How To Get Rid Of Goutweed?

Last updated on October 23rd, 2023 at 08:34 pm

Goutweed can be found in almost all gardens. The plant proliferates through the soil as a root weed and spreads unrestrained.

What is goutweed?

Goutweed (Aegopodium podagraria) belongs to the family of umbelliferae and has long been known in natural medicine.In rheumatism and gout it is said to relieve the pain. As a wild vegetable it is quite respected by gourmets. In the garden, however, most want to get rid of goutweed, because the spread of the plant is almost impossible to stop. Therefore, here are a few tips on how to do it after all.

Do not hoe away goutweed roots

How To Get Rid Of Goutweed?

If you want to fight goutweed, deep hoeing won’t help, because the plant spreads through root runners. If you chop it into pieces, a new plant will grow from each one. Combing the roots out of the soil with a digging fork, down to the last snippet, only succeeds in light soils that crumble when dug over. The tips of the roots penetrate half a meter deep into the soil. So you would have to dig at least two spades deep to remove all the roots.

How To Get Rid Of Goutweed?

Biological means help against goutweed

  1. for one to two years plant all problem areas with potatoes. The lush foliage of the plants starves the weeds.
  2. you “bury” the goutweed. To do this, lop off all shoots just above the ground, then cover the area with a mulch sheet or a finger-thick layer of newspaper. To keep the sight bearable, bark mulch is sprinkled on top. After a year, remove the film or puncture the paper cover and plant in the holes.
  3. runners from goutweed can still sprout to light years later. Therefore, perennials should be planted that will prevent goutweed from re-invading in the long term through their vigorous growth. These include comfrey (Symphytum gradiflorum ‘Blue Bells’), soapwort (Saponaria officinalis), or cranesbill (Geranium x gracilis ‘Sirac’).
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Chemical means possible?

We say BETTER NOT: in the past, there was “Weedex” (by Celaflor). Fortunately, this agent is no longer on the market, as it was a highly toxic pesticide. For the garden, the agent “Roundup” (also from Celaflor) is still known. It is based on glyphosate. Products containing glyphosate are also used extensively in agriculture. These products are suspected of harming animals and humans. We therefore strongly advise against their use (The Nature and Biodiversity Conservation Union, NABU for short, has published a number of articles on the subject of “Glyphosate in gardens”…).

Only the product “Gierschfrei” (from Neudorff) could possibly be used in case of a goutweed plague. It is made of maleic hydrazide and pelargonic acid. However, this combination is also not completely without. Maleic hydrazide is suspected of being carcinogenic and damaging to genetic material. Nevertheless, this agent is not considered dangerous to bees and is harmless to animals and humans.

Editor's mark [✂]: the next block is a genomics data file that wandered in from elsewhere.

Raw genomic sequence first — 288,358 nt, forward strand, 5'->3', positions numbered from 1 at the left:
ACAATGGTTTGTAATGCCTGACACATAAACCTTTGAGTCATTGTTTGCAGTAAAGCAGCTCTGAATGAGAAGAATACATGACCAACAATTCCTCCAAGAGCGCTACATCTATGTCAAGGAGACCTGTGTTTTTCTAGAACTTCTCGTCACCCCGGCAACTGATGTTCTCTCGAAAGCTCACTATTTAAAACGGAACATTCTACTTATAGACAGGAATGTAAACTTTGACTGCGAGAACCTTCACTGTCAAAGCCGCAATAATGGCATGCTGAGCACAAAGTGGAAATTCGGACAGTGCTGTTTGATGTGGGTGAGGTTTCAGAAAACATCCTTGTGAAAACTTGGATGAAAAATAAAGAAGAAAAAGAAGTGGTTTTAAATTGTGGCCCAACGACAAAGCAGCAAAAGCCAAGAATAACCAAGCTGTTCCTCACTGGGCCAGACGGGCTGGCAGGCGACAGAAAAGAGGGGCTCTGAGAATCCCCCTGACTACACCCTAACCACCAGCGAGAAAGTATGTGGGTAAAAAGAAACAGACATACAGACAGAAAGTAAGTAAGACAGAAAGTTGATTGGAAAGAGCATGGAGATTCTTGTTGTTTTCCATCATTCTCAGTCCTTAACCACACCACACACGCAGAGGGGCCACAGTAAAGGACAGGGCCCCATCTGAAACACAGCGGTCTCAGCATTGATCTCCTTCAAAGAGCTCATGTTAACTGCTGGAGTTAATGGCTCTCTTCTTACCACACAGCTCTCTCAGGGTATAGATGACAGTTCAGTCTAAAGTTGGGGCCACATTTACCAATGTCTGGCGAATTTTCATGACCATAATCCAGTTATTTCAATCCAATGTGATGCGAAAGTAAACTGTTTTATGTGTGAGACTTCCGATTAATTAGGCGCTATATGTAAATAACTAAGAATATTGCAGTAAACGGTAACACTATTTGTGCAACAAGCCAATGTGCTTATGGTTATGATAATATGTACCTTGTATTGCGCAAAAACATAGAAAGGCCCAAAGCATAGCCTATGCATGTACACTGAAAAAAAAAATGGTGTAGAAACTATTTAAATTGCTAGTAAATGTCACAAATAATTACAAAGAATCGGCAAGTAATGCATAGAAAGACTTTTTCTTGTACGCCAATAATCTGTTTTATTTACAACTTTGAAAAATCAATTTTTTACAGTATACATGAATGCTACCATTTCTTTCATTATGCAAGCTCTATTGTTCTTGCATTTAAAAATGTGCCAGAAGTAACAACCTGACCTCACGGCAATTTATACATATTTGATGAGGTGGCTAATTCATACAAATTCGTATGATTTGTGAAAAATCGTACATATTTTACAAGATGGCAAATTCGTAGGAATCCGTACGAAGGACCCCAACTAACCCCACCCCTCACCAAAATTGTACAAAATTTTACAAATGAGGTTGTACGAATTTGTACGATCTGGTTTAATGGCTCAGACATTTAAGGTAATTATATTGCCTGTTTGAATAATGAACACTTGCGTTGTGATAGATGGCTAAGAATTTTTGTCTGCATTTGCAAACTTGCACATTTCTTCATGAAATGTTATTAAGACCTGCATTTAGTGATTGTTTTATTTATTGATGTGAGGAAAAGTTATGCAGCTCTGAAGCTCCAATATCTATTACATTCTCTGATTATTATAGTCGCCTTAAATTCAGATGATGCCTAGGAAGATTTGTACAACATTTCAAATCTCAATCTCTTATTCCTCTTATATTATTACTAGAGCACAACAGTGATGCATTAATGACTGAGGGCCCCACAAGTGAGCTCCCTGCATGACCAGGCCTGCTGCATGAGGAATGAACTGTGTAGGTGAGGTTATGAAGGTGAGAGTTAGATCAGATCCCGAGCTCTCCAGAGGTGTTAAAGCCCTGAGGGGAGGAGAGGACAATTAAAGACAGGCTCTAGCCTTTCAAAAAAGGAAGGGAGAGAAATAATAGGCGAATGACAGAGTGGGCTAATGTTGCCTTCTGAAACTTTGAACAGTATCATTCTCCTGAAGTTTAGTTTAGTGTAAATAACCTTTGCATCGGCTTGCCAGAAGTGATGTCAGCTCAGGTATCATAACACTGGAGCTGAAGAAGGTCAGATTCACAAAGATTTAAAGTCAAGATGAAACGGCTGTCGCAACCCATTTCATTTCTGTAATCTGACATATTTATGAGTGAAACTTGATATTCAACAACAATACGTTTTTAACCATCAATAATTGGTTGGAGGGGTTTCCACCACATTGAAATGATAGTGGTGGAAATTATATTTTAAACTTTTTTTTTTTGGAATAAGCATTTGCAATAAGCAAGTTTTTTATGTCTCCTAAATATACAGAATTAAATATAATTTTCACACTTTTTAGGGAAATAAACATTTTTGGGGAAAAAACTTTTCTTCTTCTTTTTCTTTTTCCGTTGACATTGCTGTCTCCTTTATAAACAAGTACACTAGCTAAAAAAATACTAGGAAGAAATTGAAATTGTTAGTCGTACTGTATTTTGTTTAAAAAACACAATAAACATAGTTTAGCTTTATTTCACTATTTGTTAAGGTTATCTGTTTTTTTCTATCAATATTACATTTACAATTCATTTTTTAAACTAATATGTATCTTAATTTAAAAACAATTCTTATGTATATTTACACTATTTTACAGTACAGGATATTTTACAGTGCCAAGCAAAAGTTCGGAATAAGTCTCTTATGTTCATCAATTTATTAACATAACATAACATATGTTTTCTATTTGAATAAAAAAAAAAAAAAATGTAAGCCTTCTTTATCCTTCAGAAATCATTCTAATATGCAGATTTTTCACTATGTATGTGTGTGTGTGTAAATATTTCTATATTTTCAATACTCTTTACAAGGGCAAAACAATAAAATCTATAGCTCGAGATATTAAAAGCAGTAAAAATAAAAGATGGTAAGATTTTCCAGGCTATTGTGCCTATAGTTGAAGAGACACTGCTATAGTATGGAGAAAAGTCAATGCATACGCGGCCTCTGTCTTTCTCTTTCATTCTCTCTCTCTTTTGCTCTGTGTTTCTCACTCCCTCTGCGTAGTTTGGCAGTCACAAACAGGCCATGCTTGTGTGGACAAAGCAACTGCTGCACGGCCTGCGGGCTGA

So try better to use the biologically compatible means (such as foils and plants that displace goutweed, see above). And another thing: a little weeding is part of gardening. If you always pluck off the leaves and pull them out, there will be no real infestation. Also make sure that goutweed doesn’t start to flower, because then it will spread even more. But there are also positive things about the herb:

Three reasons to like goutweed

  1. it is edible and tastes not so bad. So just harvest it and eat it like spinach or lettuce! Or you dry the leaves and make a tea out of it (works with fresh leaves, too). Of course, you can only use the leaves if they have not been treated with pesticides.
  2. small outdoor survival trick: if you are stung by an insect on the way, crushed, fresh goutweed works wonders on the bite wound.
  3. Guinea pigs and rabbits love goutweed. So if you have small animals, they really enjoy the herb. And then you can’t have enough of it in the garden.
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  • James Jones

    Meet James Jones, a passionate gardening writer whose words bloom with the wisdom of an experienced horticulturist. With a deep-rooted love for all things green, James has dedicated his life to sharing the art and science of gardening with the world. James's words have found their way into countless publications, and his gardening insights have inspired a new generation of green thumbs. His commitment to sustainability and environmental stewardship shines through in every article he crafts.

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